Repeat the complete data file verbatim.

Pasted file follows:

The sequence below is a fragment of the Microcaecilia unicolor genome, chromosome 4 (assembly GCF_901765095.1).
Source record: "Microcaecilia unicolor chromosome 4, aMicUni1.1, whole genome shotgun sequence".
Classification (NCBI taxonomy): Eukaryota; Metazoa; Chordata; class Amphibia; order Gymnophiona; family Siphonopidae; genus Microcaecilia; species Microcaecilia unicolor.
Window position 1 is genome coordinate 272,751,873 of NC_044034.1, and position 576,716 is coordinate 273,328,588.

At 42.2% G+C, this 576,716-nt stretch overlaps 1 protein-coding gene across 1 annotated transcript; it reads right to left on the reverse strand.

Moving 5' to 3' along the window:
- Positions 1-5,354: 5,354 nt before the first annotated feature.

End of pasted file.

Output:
The sequence below is a fragment of the Microcaecilia unicolor genome, chromosome 4 (assembly GCF_901765095.1).
Source record: "Microcaecilia unicolor chromosome 4, aMicUni1.1, whole genome shotgun sequence".
Classification (NCBI taxonomy): Eukaryota; Metazoa; Chordata; class Amphibia; order Gymnophiona; family Siphonopidae; genus Microcaecilia; species Microcaecilia unicolor.
Window position 1 is genome coordinate 272,751,873 of NC_044034.1, and position 576,716 is coordinate 273,328,588.

At 42.2% G+C, this 576,716-nt stretch overlaps 1 protein-coding gene across 1 annotated transcript; it reads right to left on the reverse strand.

Moving 5' to 3' along the window:
- Positions 1-5,354: 5,354 nt before the first annotated feature.